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Comment: Re:Here's a better article with actual photos (Score 1) 180

by AmiMoJo (#47447617) Attached to: Scientists Have Developed a Material So Dark That You Can't See It

When I clicked on it there was provocative picture of a 16 year old in the sidebar. Technically legal in the UK but it still creeps me out to think of the old men at the Daily Mail admiring it.

Now I feel dirty for giving them advertising revenue. At least I had AdBlock turned on.

Comment: Re: Not France vs US (Score 1) 263

Maybe not. The law says they need to charge shipping costs, so unless their couriers are charging them â0.01 they are probably not complying. They are just hoping that it takes the authorities a long time to get around to forcing them to charge the real price, which will be obfuscated as much as possible, by which time the will have forced even more of the competition out of business.

Comment: Re: Not France vs US (Score 1) 263

They looked over the channel and saw what has happened in the UK. Most places are what we call "clone towns", which all have exactly the same set of chain shops. There are very few independents left in most places. Choice is non-existent, as even where there are multiple chains they both tend to carry the same products and only differentiate (slightly) on price.


Nano-Pixels Hold Potential For Screens Far Denser Than Today's Best 119

Posted by timothy
from the enhance-enhance-enhance dept.
Zothecula (1870348) writes "The Retina displays featured on Apple's iPhone 4 and 5 models pack a pixel density of 326 ppi, with individual pixels measuring 78 micrometers. That might seem plenty good enough given the average human eye is unable to differentiate between the individual pixels, but scientists in the UK have now developed technology that could lead to extremely high-resolution displays that put such pixel densities to shame."

Comment: Re:smartwatch (Score 2) 358

by AmiMoJo (#47439909) Attached to: Slashdot Asks: Do You Want a Smart Watch?

Google Now, or something like it. Forget about messing around with shortcut buttons and apps, I just want something that tells me what I need to know when I look at it. For example, as I get up to leave work I want to vibrate and notify me of traffic on my usual route. When I get to the airport I want my flight info displayed with the gate number.

Throw in some basic health monitoring (steps, maybe heart rate), a round face (square just looks stupid for some reason) and wireless charging. Most importantly it needs to be comfortable, and I'd expect it to be durable and waterproof so I can wash it off every now and then. Anti-bacterial coating would be nice too.

The Moto 360 is looking good on this front, except perhaps for the strap. It remains to be seen how well it works though.

Comment: Re:Not just iPhone (Score 1) 142

by AmiMoJo (#47437117) Attached to: Chinese State Media Declares iPhone a Threat To National Security

Actually, anything with practically opaque internals is a potential security hole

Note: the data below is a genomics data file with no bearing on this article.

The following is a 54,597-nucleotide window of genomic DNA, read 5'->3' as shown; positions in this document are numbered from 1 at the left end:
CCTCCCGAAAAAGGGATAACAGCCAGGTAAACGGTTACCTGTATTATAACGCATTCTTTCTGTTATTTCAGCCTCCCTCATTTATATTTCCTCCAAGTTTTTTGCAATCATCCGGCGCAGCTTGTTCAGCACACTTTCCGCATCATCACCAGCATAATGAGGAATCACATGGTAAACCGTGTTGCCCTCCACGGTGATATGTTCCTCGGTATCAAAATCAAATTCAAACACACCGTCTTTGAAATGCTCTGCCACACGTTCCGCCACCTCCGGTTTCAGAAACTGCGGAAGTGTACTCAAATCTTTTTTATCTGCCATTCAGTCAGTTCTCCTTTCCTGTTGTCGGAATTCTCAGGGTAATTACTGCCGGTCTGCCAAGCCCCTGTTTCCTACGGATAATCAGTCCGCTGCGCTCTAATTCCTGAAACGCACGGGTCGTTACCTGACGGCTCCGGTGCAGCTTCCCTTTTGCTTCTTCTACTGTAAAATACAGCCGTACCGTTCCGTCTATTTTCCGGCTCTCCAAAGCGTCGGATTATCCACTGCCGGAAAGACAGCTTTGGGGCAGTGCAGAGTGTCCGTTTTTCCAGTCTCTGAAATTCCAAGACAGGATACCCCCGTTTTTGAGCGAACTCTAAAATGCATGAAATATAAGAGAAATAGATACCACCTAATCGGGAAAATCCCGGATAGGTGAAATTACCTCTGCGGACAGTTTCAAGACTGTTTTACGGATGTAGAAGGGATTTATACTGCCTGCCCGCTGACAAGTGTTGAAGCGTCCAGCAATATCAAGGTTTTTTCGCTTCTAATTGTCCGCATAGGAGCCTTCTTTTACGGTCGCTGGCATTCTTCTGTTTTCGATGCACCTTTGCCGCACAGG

While true it doesn't change the fact that we know for sure that the NSA and GCHQ are extremely bad offenders. Maybe others are at it too, but all we can do is act on the information we have and that information says that American and British products are routinely bugged.

Comment: Re:We are winning! (Score 2) 177

by AmiMoJo (#47434637) Attached to: DARPA Successfully Demonstrates Self-Guiding Bullets

And each bullet costs just two times the GDP of the entire village the terrorist is hailing from!

Each bullet creates two more "terrorists", or "freedom fighters" as they were known back in the 80s when they were our friends.

The best thing to do is provide aid from a distance, but otherwise don't get involved. No troops, no arming one side or the other, just food and medicine. The Islamists were losing until we destabilized those countries to the point where they could start winning.

Comment: Re:Incandescent will be best for the environment. (Score 1) 239

by AmiMoJo (#47434611) Attached to: My most recent energy-saving bulbs last ...

This is a common misunderstanding of how solar fits into the current grid. Demand is highest during peak solar hours. Even if you don't use the power in your own home it gets exported to the grid and runs the air-con and PCs where you work, or some industrial process.

Since the daytime peak consumption is supplied by sources that can ramp up and down, including coal, solar has a huge positive environmental impact.

Comment: Re:Buy Surge Protectors (Score 2) 78

APC used to be good, but these days most of their range is crap. They went the same route as DeWalt and many other once good brands, relying on their name to sell rather than continued quality.

Also, they are a US company making things that connect to your network/computer, so you have to worry about the NSA. A surge protector filtering your entire internet connection as it comes into your house would be a fantastic place for a bug.

The reason that every major university maintains a department of mathematics is that it's cheaper than institutionalizing all those people.